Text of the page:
Cinemanemia or Revenge of the Bloodsucked

Eleanor Bourg Donlon

“I didn’t like it. It wasn’t serious enough.”

It was a reasonable enough comment out of context, but with my knowledge of the subject under discussion (i.e., the virtues and vices of a raucously goofy film about melodramatic vampyres, ancient curses, and heroes and heroines acting in a highly improbable but impassioned manner) the moment was rather piquant. Why would one go to a film about vampyres and expect it to be serious? Isn’t that rather like expecting a profound and coherent sociological message from Abbot and Costello Meet Frankenstein?

There have been quite a few “serious” vampyre films in recent years: from the critically-acclaimed Interview with the Vampire and the burly, oversexed vampyre-werewolf soap opera of the Underworldseries to the nauseating teen-drama Twilight. In each, the notion of a group of undead beings who go around sucking blood, lacking reflections in mirrors, and avoiding sunlight (or not avoiding sunlight, depending on how many of the traditional rules about vampyres they endorse) is honestly and seriously entertained.

The real problem with so many of these films is actually they are both too serious and yet not serious enough. In the midst of taking themselves so damned seriously (the profanity is apt when speaking of the nosferatu), they become seriously unrealistic. (Says Abbot: “I know there’s no such person as Dracula. You know there’s no such person as Dracula.” “But,” quips Costello in response: “does Dracula know it?”) They are so desperate to invest the metaphysically denuded world with some sort of meaning that they end up dressing in modified Lugosi garb and speaking in husky, tremulous tones. This is symptomatic of a pervasive problem: as we have completely lost the sense of the sacramental nature of reality, we attempt to convey the preternatural through fantasy and costume. The more conspicuous the spectacle and more gaudy the display, the clearer it is that we are dull to its true presence. On the one hand we superficially embrace the supernatural under the guise of the fantastical; on the other, we completely reject the metaphysical backdrop proper to any such foray into vampyrism. And—pacedrooling Edward Cullen fans—it is the latter which truly makes such nonsensical nightmares resonate with viewers.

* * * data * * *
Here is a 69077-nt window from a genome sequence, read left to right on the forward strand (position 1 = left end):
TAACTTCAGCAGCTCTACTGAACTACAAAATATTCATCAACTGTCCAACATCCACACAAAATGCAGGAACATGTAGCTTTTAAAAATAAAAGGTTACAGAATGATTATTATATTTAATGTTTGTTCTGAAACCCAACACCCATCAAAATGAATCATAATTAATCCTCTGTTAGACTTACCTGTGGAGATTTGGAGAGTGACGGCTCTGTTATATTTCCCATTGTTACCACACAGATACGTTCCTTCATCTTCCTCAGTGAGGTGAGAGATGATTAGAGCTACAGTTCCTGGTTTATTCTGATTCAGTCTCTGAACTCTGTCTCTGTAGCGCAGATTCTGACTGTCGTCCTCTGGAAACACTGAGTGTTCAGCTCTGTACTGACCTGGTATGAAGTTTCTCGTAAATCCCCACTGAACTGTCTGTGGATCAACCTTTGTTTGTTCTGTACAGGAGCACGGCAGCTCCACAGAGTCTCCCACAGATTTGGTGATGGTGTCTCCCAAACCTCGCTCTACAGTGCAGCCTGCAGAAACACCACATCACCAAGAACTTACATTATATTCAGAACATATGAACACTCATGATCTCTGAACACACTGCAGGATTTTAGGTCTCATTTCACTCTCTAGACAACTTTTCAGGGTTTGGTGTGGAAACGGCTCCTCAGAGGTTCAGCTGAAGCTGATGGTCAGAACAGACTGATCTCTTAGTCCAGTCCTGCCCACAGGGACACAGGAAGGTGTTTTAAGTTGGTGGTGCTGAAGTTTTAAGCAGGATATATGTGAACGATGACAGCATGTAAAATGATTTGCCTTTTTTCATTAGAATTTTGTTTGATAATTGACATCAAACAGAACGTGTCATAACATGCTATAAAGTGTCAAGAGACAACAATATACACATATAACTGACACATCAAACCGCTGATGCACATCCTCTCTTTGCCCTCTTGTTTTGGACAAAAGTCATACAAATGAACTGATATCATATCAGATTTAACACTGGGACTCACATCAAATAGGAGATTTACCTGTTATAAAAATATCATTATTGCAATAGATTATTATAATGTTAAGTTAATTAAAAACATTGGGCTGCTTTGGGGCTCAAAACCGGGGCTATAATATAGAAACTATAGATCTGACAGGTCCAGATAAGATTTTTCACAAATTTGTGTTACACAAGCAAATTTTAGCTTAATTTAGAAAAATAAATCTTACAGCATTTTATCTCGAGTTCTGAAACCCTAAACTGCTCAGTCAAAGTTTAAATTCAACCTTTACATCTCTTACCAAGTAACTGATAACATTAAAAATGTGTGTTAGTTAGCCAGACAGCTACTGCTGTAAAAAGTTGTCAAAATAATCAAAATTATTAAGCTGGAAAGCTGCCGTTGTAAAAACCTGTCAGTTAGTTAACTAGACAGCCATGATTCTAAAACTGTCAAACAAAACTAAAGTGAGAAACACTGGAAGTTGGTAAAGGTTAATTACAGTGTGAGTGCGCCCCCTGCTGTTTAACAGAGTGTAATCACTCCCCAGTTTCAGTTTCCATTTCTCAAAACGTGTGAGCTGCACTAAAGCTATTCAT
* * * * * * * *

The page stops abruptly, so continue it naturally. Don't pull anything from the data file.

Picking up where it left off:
The dark origin of the notion of vampyres is hidden in the mists of ancient mythologies and folklore. For all intents and purposes introduced into Western European parlance in the eighteenth century, it would take nineteenth-century imaginations by storm, culminating in John Polidori’s The Vampyre (1819), James Malcolm Rymer’s penny-dreadful epic Varney the Vampire; or, The Feast of Blood (1845–7), and the consummate work of vampyric literary brilliance, Bram Stoker’s Dracula (1897). By the latter work particularly, the cinematic marketability of black-cloaked, sleek-haired Romanian counts was assured. Accuracy in the adaptation of Stoker’s novel was in no way a requirement—a precedent the result of which may be seen in the fact that the vampyres of today are virtually unrecognizable as their ancient or even their Victorian forebears. There is little of Lord Ruthven to be seen in incessant shots of Kate Beckinsale’s leather-ensconced backside. And thus it is with the rest in the glut of vampyric offerings on the market today.

What was the legendary fascination of the vampyre? It was a conflicted mass of spiritual insights and anxieties. Here was a creature who represented an unholy union of life and death, a parasite drawing sustenance from the blood of others, an eternal, doomed, brutal creature, preying upon the living, drawing them (if the going account accepted various theories of vampyrism as an inevitable contagion) into the hell of the undead. The overtly sexual threat and the threat of foreign invasion were present as well, though not to the degree that literary critics would like us to believe.

From this we will see there is a lot more at stake in the vampyric character than is commonly conceived. There is a sacramental intensity which is rarely realized in book or film: vampyrism as the anti-Eucharist. Stoker’s Dracula plumbs this deeply (though with some dogmatic inaccuracy). As I said in an article for the Saint Austin Review (StAR) (with apologies for quoting myself—it is more commonsensical in this case than attempting to rephrase sentence by sentence for the sake of perpetual originality):